“We should be helping our own people before giving them handouts,” says Gianpaolo Ferrari, glancing towards the African men clustered around Chiasso’s main square.
The 58-year-old restaurant worker in this small southern Swiss town on the Italian border echoes sentiments held by many here and across Switzerland, where migrants and asylum policies top the concerns of voters ahead of Sunday’s parliamentary elections.
The populist, right-wing, anti-immigration Swiss People’s Party (SVP) looks set to strengthen its position as the country’s largest party, with the latest polls suggesting it enjoys nearly 28 percent support.
That would mark an increase on the 26.6 percent of the vote it won in 2011, and nearly reach its record high of 28.9 percent in 2007.
The party is riding high on fears over Europe’s migrant crisis, which this year has seen the arrival of more than half a million migrants — most of them refugees fleeing violence and persecution in places like Syria.
“SVP is clearly benefitting from the European crisis,” said Andreas Ladner, a political scientist at Lausanne University.
Switzerland has also seen an uptick in arrivals, but far from the large numbers of people moving across borders elsewhere in Europe — just over 3,000 migrants and refugees arrived in the country during the month of September.
– Monopolised debate –
Yet the issue has monopolised the debate in the run-up to the Swiss election, with the latest survey showing nearly half of those questioned thought migration was the most important issue facing the country.
That is particularly true in Chiasso, a town of 8,000 people that has historically served as the main migrant gateway to Switzerland.
Last month the town saw over 1,000 new arrivals, most of them Eritreans.
“We need tighter restrictions on who can get into Switzerland, more border controls,” Ferrari insisted.
The border town in Switzerland’s Italian-speaking Ticino region saw large numbers arrive during the Balkan wars in the 1990s and again during the Arab Spring uprisings, and some here are bracing for a new influx.
“We are in the process of planning for possibly managing thousands of arrivals per day,” Norman Gobbi, head of Ticino’s regional government and member of the populist right-wing Lega dei Ticinesi party told AFP.
Paolo Aliano, a retired mechanic who has been living in Chiasso for 45 years, said there were already too many asylum seekers in the town who he felt were soaking up too many benefits.
“They give them food, a place to sleep and they do nothing in return,” he told AFP, nodding towards the men seated on benches around the main square, quietly chatting, smoking or texting on their mobile phones.
One of them is Maxamud Cumar Adan, a Somali farmer who fled the Shebab Islamists in his country in 2008, and who says the armed men murdered his wife when they came looking for him.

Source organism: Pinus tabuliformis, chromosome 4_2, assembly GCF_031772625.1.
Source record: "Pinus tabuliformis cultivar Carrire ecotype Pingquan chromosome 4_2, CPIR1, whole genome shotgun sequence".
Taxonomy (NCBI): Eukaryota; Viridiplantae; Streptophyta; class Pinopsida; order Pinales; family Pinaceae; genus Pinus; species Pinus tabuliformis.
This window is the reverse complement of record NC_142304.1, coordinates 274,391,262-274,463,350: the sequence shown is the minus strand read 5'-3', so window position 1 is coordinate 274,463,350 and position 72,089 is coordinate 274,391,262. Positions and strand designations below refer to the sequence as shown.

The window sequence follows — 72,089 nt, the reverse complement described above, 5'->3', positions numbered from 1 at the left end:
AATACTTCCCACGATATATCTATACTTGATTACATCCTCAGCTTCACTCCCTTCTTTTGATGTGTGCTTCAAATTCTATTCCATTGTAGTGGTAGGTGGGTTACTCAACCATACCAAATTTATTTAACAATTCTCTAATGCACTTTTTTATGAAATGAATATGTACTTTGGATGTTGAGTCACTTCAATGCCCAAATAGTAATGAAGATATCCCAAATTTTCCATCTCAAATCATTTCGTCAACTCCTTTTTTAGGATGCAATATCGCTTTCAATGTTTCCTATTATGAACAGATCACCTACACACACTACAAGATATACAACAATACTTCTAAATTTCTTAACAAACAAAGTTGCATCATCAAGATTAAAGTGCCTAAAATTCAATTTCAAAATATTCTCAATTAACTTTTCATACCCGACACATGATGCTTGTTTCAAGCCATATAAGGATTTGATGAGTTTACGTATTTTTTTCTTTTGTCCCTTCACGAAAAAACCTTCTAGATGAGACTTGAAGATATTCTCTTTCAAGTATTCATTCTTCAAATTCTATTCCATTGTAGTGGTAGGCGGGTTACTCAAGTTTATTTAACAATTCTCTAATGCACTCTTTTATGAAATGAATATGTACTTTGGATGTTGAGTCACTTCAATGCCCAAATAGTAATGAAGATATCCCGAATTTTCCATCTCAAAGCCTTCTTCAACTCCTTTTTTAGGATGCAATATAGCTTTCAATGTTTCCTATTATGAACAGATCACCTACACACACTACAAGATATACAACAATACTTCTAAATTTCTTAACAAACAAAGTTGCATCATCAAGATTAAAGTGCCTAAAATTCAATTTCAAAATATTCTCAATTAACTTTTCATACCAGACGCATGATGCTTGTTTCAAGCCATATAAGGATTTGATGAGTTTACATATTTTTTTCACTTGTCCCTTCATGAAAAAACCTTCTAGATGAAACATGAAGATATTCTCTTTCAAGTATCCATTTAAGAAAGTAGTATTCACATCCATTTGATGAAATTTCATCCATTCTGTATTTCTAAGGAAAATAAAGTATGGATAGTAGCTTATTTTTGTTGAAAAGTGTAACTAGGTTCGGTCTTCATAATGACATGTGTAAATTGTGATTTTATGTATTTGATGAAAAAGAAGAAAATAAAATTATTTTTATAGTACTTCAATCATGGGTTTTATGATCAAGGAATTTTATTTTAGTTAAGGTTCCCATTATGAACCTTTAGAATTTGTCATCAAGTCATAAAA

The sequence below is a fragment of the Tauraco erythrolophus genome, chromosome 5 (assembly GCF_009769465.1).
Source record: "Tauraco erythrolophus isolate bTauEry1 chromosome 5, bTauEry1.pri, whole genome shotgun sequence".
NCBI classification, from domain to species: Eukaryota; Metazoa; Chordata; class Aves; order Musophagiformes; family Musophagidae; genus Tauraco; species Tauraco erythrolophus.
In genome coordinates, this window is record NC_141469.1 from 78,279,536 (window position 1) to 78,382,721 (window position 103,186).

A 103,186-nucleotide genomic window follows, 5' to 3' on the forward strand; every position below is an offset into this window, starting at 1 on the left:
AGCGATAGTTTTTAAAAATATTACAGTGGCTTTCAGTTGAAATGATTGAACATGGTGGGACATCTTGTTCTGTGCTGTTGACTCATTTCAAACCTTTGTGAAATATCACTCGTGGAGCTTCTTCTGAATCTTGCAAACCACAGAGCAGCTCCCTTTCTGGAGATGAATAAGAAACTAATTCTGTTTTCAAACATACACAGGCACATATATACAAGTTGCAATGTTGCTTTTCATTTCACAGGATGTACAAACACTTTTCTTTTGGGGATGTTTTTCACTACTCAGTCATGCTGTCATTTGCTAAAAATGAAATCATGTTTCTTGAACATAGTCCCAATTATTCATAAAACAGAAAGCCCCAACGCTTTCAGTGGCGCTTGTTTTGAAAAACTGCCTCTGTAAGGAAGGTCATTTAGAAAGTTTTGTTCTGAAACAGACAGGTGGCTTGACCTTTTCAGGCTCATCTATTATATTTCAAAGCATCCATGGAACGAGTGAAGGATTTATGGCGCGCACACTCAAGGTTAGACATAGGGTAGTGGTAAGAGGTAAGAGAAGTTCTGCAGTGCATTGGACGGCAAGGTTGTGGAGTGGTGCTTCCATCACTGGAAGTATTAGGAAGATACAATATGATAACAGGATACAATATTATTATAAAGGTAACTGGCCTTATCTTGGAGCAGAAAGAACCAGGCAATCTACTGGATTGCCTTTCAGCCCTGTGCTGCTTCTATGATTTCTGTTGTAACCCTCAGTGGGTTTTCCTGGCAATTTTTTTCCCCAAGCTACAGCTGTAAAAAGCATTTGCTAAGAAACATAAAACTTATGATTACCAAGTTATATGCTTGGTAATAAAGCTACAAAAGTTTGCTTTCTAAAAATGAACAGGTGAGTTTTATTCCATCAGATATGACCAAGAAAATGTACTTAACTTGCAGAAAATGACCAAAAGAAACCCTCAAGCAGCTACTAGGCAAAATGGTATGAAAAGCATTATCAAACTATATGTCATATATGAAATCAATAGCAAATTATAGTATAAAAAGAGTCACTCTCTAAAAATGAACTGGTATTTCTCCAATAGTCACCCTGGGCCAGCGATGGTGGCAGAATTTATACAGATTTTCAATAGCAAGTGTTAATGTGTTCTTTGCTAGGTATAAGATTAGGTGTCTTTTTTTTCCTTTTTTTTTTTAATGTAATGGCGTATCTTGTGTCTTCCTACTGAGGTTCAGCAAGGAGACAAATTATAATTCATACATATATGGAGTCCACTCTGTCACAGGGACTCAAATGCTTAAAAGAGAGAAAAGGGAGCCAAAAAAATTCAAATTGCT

Adan, who is still waiting for a final asylum decision, says he would like nothing more than to work, but that his temporary residence permit does not allow him to seek employment beyond Chiasso, where finding a job has proved difficult.
“It is a long time, seven years looking for a job. It’s hard, I’m feeling bad, but I hope. Still I hope,” he said.
– Lacking job opportunities –
Former Ethiopian government regulator Melekot Woldemichael, who fled his country in 2009 after his anti-corruption work made him some powerful enemies at home, also laments the lacking opportunities to work in Switzerland.
He has not yet obtained a residence permit, meaning he not only must stay in Chiasso but is also barred from working in most fields while waiting for a decision on his asylum application.
“I am a professional, but am only allowed to work as a cleaner, or something like that,” he told AFP.
SVP is, meanwhile, calling for Switzerland’s already strict asylum rules to be tightened further, with the party’s most outspoken member and vice president Christoph Blocher insisting last week on the need to “eliminate the chaos”.
“We have a lot of people coming to Switzerland who are not real refugees… We don’t have room for them,” Blocher said.
According to a poll in August, half of the Swiss would favour closing the country’s borders, at least temporarily, to ward off the expected influx of migrants.
Not everyone agrees though that the migrants pose a problem.
“We have no migrant problem in Switzerland today,” said Fathi Derder, a parliamentarian for the Liberal Party, insisting instead that the country “is facing a dire lack of qualified labour”.
“Instead of thinking about closing our borders, we should be rolling out the red carpet for the people that the Swiss economy so desperately needs,” he told AFP.